I wrote a blog post a couple of weeks ago for the Society of Participatory Medicine about Service Agreements Among Friends and Colleagues. My point was that service agreements set boundaries, which can be especially important for someone who’s managing a chronic condition. I shared my post with my colleagues at Involution Studios while we discussed the future of Precision Medicine. What if we had service agreements with members of our health team? Professionals and non-professionals. And ourselves. Could we think of care plans as service agreements? Person-centered care planning focuses on the goals of the person on the health journey. Who’s going to do what to get there? When? How will these goals and activities be tracked and shared across time and settings? The service agreement is the who’s doing what to get there and when are they going to do it? If my goal is to progress as slowly as possible with my Multiple Sclerosis, then my part of the service agreement is that I will: Read More
From my memorable quotes pile:
Harried caregiver: What are we supposed to do next? Instructions from doctors, just getting through the day, plus dealing with bureaucracy? My word, I’m so overwhelmed. Everybody thinks their thing is the most important. Can’t this be easier for my wife and me?
Recently diagnosed patient: I feel like crap. I want to follow instructions, I do. I thought I understood everything at the office. Now I’m home, how do I get my questions answered? Read More
As a person with MS, I’ve written that my personal health goals are to progress as slowly as possible and do nothing that will mess with my pathological optimism. People I talk with about personal health goals say it’s not easy to come up with personal goals. What do I mean? OK, people who are well want to stay well. Those who are acutely ill (cold, broken leg, stomach ache, etc.) want to get over it. Those who have chronic conditions want to manage as best as possible. Here’s a stab at a list of personal health goals. Read More
My Note to Myself: Continue to do what I’m doing. Appreciate the small stuff (fresh running water, regular garbage pickup). Appreciate living within our means. Appreciate the warm rocks of my honey and my family. Appreciate my empathetic and skilled health team. Stick to my health and safety routine every day. Mentor bright young minds. Have fun when collaborating to do good work.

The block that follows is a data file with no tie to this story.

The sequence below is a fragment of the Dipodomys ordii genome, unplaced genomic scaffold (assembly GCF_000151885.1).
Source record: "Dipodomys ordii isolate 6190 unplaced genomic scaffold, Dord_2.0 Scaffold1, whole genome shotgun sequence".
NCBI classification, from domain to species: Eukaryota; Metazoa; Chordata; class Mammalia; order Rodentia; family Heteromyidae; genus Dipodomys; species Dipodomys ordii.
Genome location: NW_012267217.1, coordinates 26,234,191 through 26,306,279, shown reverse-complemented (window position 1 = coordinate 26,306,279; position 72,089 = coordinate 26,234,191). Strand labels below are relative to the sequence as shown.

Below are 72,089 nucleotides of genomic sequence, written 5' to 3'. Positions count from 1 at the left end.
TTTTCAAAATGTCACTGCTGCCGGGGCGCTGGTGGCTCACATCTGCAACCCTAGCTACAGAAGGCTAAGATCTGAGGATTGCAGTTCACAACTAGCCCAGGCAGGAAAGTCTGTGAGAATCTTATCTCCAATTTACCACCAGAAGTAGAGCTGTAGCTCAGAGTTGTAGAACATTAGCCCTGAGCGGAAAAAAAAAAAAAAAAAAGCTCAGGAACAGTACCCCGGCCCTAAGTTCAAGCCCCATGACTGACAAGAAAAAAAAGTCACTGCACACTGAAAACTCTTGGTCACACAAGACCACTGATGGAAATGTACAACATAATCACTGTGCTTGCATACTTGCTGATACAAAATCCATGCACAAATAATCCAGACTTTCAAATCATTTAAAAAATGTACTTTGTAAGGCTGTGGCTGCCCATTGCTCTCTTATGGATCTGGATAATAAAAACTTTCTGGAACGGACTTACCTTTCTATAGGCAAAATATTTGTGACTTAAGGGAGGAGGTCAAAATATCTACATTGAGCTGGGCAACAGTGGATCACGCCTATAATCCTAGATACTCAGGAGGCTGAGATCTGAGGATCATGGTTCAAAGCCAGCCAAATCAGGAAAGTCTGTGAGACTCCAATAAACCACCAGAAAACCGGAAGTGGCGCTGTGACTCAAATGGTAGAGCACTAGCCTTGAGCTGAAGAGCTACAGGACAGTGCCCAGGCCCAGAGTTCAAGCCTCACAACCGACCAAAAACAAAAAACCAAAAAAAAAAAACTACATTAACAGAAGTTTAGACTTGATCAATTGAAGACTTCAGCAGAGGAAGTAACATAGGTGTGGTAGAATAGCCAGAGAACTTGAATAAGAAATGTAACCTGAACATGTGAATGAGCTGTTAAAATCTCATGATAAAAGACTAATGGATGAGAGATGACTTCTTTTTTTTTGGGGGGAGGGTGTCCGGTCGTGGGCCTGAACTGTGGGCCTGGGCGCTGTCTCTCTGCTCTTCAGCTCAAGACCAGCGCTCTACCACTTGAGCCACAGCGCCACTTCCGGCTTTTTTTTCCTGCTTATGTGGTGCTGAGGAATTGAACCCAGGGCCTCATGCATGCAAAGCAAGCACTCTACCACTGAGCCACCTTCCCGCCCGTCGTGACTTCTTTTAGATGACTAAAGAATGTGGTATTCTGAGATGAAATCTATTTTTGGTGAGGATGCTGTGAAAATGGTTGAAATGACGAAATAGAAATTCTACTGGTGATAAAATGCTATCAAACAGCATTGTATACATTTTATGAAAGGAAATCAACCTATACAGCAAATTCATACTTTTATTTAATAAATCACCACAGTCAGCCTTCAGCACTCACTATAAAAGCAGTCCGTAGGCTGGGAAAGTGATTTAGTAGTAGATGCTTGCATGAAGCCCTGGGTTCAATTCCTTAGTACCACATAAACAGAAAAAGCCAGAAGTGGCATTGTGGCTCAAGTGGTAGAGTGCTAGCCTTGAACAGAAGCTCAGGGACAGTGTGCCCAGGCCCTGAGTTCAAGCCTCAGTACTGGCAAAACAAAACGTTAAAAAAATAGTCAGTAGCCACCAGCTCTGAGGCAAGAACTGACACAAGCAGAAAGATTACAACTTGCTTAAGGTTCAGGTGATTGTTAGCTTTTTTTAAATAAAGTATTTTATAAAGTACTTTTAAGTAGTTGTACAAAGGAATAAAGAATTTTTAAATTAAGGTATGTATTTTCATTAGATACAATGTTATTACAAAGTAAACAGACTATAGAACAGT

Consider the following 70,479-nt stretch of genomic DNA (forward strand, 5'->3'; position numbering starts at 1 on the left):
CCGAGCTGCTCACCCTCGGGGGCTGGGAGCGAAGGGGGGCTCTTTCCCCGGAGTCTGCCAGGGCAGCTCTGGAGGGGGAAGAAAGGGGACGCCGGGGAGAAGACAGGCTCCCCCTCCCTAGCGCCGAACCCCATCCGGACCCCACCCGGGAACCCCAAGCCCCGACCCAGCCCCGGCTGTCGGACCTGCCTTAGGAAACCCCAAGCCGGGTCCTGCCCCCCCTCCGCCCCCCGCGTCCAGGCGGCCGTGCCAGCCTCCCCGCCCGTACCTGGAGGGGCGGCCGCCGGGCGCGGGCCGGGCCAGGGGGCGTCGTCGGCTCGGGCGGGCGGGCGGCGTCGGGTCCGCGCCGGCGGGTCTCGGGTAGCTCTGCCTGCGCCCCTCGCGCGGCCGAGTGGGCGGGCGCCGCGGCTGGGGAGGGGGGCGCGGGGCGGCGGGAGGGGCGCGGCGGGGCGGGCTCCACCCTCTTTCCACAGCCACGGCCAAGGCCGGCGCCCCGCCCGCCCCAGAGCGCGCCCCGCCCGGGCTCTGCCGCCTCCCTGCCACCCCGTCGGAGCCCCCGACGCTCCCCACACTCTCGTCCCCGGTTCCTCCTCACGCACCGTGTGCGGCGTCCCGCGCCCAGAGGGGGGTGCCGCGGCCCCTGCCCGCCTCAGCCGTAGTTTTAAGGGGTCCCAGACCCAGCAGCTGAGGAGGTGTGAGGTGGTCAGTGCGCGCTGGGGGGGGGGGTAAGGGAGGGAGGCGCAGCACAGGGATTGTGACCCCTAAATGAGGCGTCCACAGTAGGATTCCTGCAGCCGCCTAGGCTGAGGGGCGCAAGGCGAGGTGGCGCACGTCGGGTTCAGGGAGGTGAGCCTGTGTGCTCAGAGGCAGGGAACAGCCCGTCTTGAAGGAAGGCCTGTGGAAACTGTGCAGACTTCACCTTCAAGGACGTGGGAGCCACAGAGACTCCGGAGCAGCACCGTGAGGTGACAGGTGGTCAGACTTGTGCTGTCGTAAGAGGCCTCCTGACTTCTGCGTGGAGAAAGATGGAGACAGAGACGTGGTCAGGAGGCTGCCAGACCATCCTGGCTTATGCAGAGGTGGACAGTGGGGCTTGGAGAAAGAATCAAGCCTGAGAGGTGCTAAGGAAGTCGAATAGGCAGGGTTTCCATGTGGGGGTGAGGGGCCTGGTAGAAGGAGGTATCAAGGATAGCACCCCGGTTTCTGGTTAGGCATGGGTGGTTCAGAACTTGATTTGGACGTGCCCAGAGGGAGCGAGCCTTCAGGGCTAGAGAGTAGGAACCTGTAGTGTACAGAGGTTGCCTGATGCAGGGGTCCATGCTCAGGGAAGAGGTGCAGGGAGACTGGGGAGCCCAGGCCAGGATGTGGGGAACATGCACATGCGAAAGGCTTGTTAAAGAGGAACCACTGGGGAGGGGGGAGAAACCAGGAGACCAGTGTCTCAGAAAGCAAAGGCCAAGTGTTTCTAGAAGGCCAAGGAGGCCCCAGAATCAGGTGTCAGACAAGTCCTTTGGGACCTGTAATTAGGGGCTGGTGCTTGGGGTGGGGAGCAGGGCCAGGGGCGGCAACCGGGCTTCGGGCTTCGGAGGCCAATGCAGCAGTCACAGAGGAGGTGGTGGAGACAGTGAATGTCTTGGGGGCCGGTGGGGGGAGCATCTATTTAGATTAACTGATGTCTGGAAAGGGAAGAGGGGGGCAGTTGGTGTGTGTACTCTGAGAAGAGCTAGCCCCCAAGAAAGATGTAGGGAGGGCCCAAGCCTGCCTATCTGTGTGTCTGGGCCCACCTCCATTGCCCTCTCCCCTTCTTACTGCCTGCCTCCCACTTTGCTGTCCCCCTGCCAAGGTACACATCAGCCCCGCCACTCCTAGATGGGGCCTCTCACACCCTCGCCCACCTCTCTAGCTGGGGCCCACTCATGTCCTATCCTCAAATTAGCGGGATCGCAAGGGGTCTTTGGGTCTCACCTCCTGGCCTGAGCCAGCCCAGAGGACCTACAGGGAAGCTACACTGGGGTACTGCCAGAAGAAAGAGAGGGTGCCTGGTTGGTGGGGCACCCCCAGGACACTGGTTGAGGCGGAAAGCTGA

Three words: Balance. Caregivers. Onward.
Balance – Family, exercise, music, work. In that order
Caregivers – I do the work I do for caregivers – Honor the caregivers, help the helpers. We couldn’t exist without them.
Onward – Moving stuff an inch that has 10 miles to go, requires one foot in front of the other.
Happy New Year!!! Here we go – weeeee
More about person-centered #CarePlanning. (If you missed my first post go here)
Our health teams struggle to communicate at transitions (between team members, when adding a new team member, between people, offices, and settings) – it’s a perfect tower of Babel.
In its simplest form communication is who, what and how. Who needs to communicate? What do they need to communicate? How will they communicate?
#CarePlanning focuses on the what. What are the goals of the person on the health journey? Who’s going to do stuff to get there? When? How will these goals and activities be tracked and shared across time and settings?
Let’s engage to better understand #CarePlanning from the point-of-view of the person (mostly as patient, sometimes not; usually including family and/or caregiver), rather than from the point-of-view of the doctor, the hospital, or the insurer. What does the person want to accomplish, who on their team (including the person) is going to do what? by when? Let’s also narrow our focus to #CarePlanning that can be to communicated during transitions between settings rather than within settings (For example, between home and clinician office, between hospital and rehab center, between home and work or school. Not within the home, hospital, clinic, or agency). Next, let’s look at #CarePlanning during illness rather than wellness or prevention. Edward Suchman (1965) devised an approach for studying illness behavior with five key stages of illness experience: (1) symptom experience; (2) assumption of the sick role; (3) medical care/healthcare contact; (4) dependent patient role; and (5) recovery and rehabilitation. (my italics added). Finally, let’s be sure to include the social determinants of health or as us non-academics call it, life. Read More